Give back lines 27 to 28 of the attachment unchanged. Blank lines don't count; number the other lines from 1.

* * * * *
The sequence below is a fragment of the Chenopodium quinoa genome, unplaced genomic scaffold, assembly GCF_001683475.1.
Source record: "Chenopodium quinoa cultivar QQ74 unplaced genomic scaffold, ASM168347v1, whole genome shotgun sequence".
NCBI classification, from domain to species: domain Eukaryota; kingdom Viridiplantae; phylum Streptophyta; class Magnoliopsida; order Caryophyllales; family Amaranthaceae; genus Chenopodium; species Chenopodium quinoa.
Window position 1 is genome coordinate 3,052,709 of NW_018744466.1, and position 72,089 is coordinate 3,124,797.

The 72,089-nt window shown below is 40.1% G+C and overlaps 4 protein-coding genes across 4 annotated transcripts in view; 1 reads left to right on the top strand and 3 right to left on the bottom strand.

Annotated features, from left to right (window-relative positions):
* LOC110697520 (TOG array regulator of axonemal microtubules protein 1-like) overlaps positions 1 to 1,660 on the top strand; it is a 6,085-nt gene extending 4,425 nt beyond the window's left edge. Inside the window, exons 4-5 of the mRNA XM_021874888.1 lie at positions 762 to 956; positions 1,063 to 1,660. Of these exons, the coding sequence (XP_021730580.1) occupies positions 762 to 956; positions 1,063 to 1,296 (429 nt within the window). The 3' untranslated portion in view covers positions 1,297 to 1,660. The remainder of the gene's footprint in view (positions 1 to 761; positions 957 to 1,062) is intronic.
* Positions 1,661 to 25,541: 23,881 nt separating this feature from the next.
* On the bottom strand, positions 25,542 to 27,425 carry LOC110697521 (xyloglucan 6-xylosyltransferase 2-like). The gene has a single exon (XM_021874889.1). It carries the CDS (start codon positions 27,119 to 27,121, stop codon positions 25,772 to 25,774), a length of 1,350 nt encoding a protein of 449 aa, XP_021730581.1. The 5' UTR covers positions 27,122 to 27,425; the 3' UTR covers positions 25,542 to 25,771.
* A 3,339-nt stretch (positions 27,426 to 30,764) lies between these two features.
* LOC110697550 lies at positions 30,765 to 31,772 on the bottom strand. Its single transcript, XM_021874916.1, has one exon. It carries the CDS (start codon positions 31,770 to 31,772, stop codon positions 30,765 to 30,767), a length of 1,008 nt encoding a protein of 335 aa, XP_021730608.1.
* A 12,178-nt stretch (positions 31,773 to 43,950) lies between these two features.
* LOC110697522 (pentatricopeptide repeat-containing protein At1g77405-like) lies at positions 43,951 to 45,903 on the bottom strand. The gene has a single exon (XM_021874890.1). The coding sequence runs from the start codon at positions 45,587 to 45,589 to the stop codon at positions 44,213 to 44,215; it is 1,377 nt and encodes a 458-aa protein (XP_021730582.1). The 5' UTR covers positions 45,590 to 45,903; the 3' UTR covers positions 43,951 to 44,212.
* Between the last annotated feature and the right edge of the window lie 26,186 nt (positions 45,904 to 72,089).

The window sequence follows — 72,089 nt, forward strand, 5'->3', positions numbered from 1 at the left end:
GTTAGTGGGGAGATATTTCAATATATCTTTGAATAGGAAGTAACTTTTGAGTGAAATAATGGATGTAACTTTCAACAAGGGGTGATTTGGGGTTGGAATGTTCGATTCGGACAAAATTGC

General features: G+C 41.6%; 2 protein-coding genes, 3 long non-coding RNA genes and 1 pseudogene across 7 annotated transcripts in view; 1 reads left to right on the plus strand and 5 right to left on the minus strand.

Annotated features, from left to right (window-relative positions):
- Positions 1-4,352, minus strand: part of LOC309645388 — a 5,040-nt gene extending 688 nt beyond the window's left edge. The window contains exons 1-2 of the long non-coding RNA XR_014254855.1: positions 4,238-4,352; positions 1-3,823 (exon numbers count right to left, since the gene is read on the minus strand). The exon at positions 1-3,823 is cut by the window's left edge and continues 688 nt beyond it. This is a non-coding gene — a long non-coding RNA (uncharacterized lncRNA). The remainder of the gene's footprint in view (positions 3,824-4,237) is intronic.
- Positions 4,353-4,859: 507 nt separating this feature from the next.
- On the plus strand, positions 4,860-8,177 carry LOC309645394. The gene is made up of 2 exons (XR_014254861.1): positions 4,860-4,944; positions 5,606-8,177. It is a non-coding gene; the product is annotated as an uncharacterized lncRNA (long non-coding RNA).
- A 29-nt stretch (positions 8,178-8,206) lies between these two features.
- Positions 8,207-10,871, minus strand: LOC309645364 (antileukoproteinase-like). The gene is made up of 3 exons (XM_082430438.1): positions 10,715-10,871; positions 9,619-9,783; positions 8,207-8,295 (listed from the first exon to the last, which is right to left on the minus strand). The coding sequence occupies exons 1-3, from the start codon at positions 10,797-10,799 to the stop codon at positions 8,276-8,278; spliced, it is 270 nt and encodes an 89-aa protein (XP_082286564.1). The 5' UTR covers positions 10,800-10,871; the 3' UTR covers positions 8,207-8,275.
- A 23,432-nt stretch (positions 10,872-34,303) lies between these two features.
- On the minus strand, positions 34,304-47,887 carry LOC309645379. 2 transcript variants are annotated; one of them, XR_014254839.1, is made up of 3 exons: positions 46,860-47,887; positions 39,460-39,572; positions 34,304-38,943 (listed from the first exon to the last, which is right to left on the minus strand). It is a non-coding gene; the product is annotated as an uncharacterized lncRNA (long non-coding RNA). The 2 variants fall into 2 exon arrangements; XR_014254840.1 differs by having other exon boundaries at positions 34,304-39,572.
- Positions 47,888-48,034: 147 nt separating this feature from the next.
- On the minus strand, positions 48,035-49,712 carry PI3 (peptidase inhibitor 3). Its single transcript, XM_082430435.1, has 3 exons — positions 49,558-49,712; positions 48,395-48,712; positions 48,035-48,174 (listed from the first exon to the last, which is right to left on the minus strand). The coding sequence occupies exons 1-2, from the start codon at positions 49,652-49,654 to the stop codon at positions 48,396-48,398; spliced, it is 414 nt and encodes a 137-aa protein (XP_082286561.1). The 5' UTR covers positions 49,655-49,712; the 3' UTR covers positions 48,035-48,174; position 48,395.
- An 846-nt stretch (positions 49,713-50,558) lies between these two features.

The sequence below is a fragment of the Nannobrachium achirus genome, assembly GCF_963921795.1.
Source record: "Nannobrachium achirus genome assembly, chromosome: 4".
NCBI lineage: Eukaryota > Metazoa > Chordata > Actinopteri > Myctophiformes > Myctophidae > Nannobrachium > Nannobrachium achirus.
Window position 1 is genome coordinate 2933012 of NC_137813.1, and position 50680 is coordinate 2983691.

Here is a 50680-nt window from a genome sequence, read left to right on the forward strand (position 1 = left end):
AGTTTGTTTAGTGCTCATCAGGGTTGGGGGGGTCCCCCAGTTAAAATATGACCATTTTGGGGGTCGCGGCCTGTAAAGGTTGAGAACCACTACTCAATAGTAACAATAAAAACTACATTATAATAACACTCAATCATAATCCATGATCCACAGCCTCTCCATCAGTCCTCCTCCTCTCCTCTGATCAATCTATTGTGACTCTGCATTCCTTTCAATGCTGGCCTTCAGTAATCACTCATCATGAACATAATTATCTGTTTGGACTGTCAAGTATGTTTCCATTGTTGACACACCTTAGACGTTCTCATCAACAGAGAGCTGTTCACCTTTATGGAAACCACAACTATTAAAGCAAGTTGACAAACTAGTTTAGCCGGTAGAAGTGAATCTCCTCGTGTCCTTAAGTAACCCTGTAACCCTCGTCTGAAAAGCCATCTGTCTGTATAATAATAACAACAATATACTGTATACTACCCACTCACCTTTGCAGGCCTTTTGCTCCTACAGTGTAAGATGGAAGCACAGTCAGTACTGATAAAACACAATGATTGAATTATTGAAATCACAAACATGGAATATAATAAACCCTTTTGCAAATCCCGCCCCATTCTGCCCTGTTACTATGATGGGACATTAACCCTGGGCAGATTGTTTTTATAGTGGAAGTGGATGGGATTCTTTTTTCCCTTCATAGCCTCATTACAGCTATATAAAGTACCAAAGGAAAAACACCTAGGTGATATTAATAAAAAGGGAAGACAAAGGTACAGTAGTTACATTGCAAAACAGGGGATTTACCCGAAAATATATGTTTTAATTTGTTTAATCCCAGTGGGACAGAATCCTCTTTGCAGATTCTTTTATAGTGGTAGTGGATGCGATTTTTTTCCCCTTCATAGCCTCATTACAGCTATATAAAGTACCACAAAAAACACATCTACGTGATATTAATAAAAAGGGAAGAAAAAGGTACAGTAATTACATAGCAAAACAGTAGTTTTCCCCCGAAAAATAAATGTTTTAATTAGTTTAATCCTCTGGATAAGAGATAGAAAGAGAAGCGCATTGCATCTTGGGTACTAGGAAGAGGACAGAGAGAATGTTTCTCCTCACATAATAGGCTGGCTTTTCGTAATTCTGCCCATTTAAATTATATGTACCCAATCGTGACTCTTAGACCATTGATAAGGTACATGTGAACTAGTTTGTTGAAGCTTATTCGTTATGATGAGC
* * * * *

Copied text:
- On the minus strand, positions 48,035-49,712 carry PI3 (peptidase inhibitor 3). Its single transcript, XM_082430435.1, has 3 exons — positions 49,558-49,712; positions 48,395-48,712; positions 48,035-48,174 (listed from the first exon to the last, which is right to left on the minus strand). The coding sequence occupies exons 1-2, from the start codon at positions 49,652-49,654 to the stop codon at positions 48,396-48,398; spliced, it is 414 nt and encodes a 137-aa protein (XP_082286561.1). The 5' UTR covers positions 49,655-49,712; the 3' UTR covers positions 48,035-48,174; position 48,395.
- An 846-nt stretch (positions 49,713-50,558) lies between these two features.